Archive for May, 2019

How Will the New Tax Law Affect Me After My Divorce?

Tuesday, May 28th, 2019

Unlike in divorces that were entered prior to December 31, 2018, alimony payments will no longer be tax deductible for the payers moving forward, and the recipients cannot declare the amount they received as taxable income. The law also explicitly authorizes ex-spouses to regroup and modify an earlier divorce agreement, in order to append their agreement with the new law involved. If a pre-2019 divorce is not modified, the previous tax laws that were in place during the divorce are applied.

The new tax law has some positive benefits, such as bringing in nearly $7 billion to the IRS.  Unfortunately, there are serious speculations and concerns that it will inadvertently put the support-receiving party at a disadvantage. Women, who are statistically more likely to be the support-receiving spouse, and at a financial disadvantage during the divorce, are going to see a decrease in the amount of alimony paid.

Because of the new tax rules, there could be less money to go around, resulting in smaller alimony payments. For instance, the monetary amount you receive from alimony might not be taxable to you, but at the same time, the amount that’s going to be paid out may not reflect that at all.

As mentioned earlier, if you were divorced prior to the start of enforcement of the law, you can keep your alimony agreement and utilize the deduction allowed under the old tax rules. However, the option is still available, if desired, to restructure it with the new tax law applied.

What You Should Know About Your Divorce Decree Before Signing It

Saturday, May 25th, 2019

A divorce decree is a document that a judge signs and enters into court that represents the final judgment of the divorce. Within this judgment, you will find the layout for alimony, child support, debt, property division, and parenting issues such as parenting schedule or legal vs. physical custody (please see our blog about the difference between legal vs. physical custody).

This document officially ends your marriage, and it outlines the necessary steps and responsibilities that you and your former spouse must take on as the divorce ends. It also lists the division of assets, which means that you should be extremely diligent and careful with what is included in the decree. Do not casually take on financial responsibilities that you are not completely sure you can handle simply because you want to wrap up your divorce, only to be unable to handle the responsibilities later and have no way out from under them.

On the flip side, don’t assume that what you are offered from your spouse is all that you deserve and have a right to, even if their offer seems “overly generous”. You should have your attorney rigorously go through their financials, as they may be able to spot something that you didn’t notice or something that was withheld. Not only is it possible that they have something you are entitled to a part of, but there might also be something they acquire years later that you could have a claim to.

One of the most common misconceptions is that lawyers are just ancillary to getting their fair cut of the divorce. But what many people who do their own divorces don’t realize until it is far too late, is that if there is something that is left out of “the final divorce judgment”, it is very likely that there will not be any recourse to amend that mistake.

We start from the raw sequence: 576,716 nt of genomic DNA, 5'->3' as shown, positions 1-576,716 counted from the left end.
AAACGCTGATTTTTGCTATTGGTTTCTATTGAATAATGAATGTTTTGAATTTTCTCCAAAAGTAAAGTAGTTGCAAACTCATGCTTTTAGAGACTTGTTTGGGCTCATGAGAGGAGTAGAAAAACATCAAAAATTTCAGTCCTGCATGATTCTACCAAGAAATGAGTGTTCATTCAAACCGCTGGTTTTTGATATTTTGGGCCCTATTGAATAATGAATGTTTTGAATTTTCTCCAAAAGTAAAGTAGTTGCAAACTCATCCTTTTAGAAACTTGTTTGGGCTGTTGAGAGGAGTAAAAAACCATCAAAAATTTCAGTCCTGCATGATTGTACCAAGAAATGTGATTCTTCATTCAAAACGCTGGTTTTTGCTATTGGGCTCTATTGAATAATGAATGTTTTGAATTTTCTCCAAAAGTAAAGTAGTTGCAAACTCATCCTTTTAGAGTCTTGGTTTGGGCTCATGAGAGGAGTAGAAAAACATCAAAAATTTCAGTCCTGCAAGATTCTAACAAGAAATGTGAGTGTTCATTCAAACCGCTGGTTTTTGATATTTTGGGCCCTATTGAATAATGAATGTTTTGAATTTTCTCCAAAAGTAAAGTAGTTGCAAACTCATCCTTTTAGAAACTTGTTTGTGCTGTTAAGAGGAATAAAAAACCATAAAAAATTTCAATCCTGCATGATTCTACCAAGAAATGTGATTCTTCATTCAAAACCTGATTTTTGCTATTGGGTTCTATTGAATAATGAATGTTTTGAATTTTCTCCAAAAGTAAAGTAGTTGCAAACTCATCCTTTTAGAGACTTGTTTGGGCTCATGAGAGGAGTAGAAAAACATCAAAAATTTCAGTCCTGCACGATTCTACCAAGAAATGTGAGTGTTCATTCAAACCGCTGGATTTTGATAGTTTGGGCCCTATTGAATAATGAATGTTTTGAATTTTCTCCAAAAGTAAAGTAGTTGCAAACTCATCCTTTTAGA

Thoroughness and accuracy are vital when reviewing the final draft of an agreement, as well as a detailed understanding of the law as it applies to your specific divorce. Your attorney is able to represent your best interests, both in the immediate future and down the road.

Can My Social Media Activity Be Used Against Me During Divorce?

Wednesday, May 22nd, 2019

Internet privacy is an ever-growing issue in 2019. Far too often, someone’s “private social media account”, specifically what they post on it, ends up costing them everything in court. For example, a photo of a spouse partying with a drink in their hand after they told the judge that they would stop drinking, in the hands of the opposing party’s attorney, can be devastating to your case. It makes you seem less credible with the court, and can even be an influential factor in a custody battle.

The wisest decision would be to remove oneself from social media altogether, or at the very least use it infrequently. What you post on the internet is admissible as evidence, and with that in mind, why put any evidence online at all?

Attorneys are often scouring the web to monitor online activity, and social media sites like Facebook and Twitter, which both utilize photos and captions, and are prime sources for potentially damaging content. Wild behavior, whether in writing or photographs, can be used to support an accusation that this spouse is an unfit parent, or that their “work trips” were more like “vacations”, and that they used marital funds to pay for it. These are all real-world examples that happen far more often than you may think.

However, this means that in a backward way, social media can be useful to you in your divorce – if your spouse is the one who posts something that damages their chances in court.

When it comes to using and posting on social media common sense and good judgment should be exercised, but even more so during the divorce process, when you will already be scrutinized while trying to show your best side in front of a judge. Alternatively, you can simply disable the account until after the divorce is over since you can’t post if you don’t have an account.